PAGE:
We thought the offer of access to free and independent legal advice to suspects, prior to police questioning, was automatic under the Police and Criminal Evidence Act 1984 (PACE) codes.

This right was introduced to address the many miscarriage of justice cases resulting from police misconduct, including the manufacture of false confessions. However, the most serious and scandalous assault by police upon the rights of suspects since the introduction of PACE is currently being practised. This clear abuse takes the form of conducting interviews at the suspect’s home.

It is seductively attractive to a person frightened of attending a police station to agree to an interview being conducted at home. At the police station, when cautioned before an interview, a suspect has to be told of his right to consult a lawyer, whether under arrest or if attending as a volunteer (code C paragraph 3.21). Unscrupulous officers are exploiting a gap in the PACE codes because there is no corresponding obligation on the police to remind a suspect who is interviewed away from the police station. What then follows is a written account (no electronic recording safeguard) of the interview signed by the suspect who is then reported for summons.

I have been contacted by other solicitors with examples of vulnerable suspects interviewed at home without appropriate adults. This clear abuse is less likely to occur at a police station if a solicitor or even the custody sergeant is able to intervene. The Criminal Law Solicitors Association (CLSA) has collated evidence of these incidents and, of course, individual firms are challenging instances to establish unfairness under section 78 of PACE. There has been a positive government response to this problem following pressure from the Law Society and CLSA. Hopefully this practice will now stop in anticipation of a promised change in the codes and, I would argue, the forthcoming change will be very persuasive in arguing section 78 unfairness in current cases where this attempt to circumvent the right to legal advice has occurred.

This brings me on to the hot topic of European law and access to justice as a basic human right. The Home Office has wisely learned some lessons by moving so swiftly to prevent this abuse by agreeing to a change in the codes. The alternative to change would have resulted in not just repeated challenges in our courts, but potential humiliation at a European level. It will be recalled how chaotic a scramble it was to bring Scotland in line with the rest of Europe by urgently implementing the right to legal advice at the police station when its absence was ruled unlawful by our Supreme Court (Cadder v HM Advocate). That left open the question of whether this right extends to interviews outside the police station. This question is now before the European Court of Human Rights (ECtHR).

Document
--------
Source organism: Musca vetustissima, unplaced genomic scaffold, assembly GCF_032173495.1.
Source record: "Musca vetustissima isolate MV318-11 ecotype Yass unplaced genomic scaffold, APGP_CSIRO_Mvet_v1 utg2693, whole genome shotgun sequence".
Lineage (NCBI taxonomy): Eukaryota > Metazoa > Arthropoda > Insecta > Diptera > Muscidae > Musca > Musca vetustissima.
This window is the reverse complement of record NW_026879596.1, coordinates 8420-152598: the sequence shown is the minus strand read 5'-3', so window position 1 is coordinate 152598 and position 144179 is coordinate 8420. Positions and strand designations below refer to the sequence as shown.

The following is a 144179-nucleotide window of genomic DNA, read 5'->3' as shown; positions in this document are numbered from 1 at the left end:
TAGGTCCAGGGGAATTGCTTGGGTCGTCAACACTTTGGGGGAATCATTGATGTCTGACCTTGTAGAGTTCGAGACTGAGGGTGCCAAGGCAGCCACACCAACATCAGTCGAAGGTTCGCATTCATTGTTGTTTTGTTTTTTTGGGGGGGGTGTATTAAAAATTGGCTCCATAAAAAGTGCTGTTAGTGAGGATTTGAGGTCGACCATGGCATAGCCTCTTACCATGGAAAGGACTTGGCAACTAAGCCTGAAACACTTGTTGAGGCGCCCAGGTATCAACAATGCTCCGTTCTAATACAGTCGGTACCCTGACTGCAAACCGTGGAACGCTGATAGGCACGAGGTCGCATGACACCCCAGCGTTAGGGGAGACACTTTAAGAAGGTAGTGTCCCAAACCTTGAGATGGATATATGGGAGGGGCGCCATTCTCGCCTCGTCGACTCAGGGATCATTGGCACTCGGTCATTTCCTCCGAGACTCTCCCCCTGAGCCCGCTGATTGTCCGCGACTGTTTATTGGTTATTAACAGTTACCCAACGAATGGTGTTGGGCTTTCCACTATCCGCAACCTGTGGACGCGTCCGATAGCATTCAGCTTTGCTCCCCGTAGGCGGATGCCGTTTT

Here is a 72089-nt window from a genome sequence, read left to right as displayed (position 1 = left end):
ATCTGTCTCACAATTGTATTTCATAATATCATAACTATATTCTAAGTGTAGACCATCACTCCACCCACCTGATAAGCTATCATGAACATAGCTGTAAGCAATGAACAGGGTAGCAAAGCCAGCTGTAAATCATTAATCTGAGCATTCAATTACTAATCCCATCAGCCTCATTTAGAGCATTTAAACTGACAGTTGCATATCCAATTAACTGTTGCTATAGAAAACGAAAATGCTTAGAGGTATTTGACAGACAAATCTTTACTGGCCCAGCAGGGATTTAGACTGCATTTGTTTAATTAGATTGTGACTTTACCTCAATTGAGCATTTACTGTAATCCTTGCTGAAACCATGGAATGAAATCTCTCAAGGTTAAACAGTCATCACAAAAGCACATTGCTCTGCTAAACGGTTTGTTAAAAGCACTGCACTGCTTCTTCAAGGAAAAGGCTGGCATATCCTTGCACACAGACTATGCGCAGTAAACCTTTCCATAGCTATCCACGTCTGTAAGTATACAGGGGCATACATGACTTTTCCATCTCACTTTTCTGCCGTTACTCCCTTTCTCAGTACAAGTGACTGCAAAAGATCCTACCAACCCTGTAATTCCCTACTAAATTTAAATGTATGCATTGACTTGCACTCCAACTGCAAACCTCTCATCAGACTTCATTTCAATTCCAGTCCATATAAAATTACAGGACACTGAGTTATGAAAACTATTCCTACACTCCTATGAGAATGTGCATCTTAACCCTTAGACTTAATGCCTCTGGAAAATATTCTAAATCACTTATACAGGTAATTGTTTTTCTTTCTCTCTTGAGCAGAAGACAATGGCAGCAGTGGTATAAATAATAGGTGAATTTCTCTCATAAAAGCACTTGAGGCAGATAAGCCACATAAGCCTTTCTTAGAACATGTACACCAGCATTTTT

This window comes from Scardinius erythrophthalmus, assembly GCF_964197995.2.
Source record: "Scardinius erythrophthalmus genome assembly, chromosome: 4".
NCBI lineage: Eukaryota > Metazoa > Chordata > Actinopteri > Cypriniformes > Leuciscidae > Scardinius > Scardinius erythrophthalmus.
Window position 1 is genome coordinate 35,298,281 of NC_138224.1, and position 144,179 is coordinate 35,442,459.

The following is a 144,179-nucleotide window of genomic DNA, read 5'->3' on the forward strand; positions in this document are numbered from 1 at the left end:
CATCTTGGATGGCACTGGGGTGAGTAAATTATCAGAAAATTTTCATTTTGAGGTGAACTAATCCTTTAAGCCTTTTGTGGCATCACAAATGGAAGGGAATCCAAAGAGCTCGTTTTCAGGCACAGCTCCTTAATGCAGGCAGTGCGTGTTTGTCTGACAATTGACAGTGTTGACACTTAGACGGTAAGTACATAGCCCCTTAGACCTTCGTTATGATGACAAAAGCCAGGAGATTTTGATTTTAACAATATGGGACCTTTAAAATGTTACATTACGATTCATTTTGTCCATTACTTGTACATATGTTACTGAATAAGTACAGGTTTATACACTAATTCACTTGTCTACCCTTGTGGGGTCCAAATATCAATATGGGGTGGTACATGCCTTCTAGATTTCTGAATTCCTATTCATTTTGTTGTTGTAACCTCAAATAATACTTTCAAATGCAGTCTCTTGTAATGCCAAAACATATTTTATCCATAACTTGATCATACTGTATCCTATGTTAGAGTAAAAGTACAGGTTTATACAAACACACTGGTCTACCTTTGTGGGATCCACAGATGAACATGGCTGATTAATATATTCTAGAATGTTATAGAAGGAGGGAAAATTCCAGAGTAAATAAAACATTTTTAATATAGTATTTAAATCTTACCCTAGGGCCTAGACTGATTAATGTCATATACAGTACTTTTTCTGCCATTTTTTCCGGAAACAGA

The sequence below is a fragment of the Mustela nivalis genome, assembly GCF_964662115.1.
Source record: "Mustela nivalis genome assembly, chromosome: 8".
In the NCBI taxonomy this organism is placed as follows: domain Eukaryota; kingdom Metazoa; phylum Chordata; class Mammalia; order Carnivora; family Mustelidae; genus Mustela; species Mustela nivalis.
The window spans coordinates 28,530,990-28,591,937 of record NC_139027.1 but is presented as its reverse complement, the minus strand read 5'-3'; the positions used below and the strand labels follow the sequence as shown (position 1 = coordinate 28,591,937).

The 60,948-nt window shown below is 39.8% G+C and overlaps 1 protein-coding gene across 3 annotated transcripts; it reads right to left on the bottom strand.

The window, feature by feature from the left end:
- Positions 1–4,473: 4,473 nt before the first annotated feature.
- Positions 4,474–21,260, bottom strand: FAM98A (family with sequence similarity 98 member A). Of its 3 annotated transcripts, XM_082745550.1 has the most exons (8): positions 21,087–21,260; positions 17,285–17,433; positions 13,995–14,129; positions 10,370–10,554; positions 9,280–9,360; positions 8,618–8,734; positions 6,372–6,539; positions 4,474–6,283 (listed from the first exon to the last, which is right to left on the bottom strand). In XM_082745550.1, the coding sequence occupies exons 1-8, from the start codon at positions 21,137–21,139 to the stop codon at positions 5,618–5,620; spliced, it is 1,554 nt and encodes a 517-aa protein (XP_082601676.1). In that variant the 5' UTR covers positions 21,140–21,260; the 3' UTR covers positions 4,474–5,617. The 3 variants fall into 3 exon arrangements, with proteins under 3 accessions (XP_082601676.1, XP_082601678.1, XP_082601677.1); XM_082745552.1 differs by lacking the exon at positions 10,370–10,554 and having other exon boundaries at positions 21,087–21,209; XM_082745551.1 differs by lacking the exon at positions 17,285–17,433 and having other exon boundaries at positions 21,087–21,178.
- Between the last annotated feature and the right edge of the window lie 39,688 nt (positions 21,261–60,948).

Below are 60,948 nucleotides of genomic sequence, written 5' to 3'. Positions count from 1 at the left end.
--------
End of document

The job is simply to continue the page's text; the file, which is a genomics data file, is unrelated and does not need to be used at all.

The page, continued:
Although it is fashionable on radio phone-ins and in the popular press to castigate the ECtHR, it should be remembered that our Supreme Court simply followed the Turkish case of Salduz v Turkey [2008] 49 EHRR 421 in holding that the prosecution’s reliance on admissions made by an accused without legal advice gave rise to a breach of the right to a fair trial. It was the ECtHR that led the way on upholding this important safeguard to our liberties.

The government has acted with commendable decisiveness on this occasion, but it has sent an appalling signal to the police by declining to opt into the new draft directive of the European Parliament and of the council on the right of access to a lawyer. This draft under proposed article 3 reflects ECtHR jurisprudence. This has established that a suspect must be offered the assistance of a lawyer at the initial stages of police interrogation (wherever occurring) and free of charge where there is no ability to pay. It was shameful for the government to recently attempt to row back on the availability of free legal advice. Police misbehaviour demonstrates how necessary legal representation remains.

Robin Murray is a criminal solicitor and founding partner at Kent firm Robin Murray & Co. He is a member of the Criminal Law Solicitors Association national committee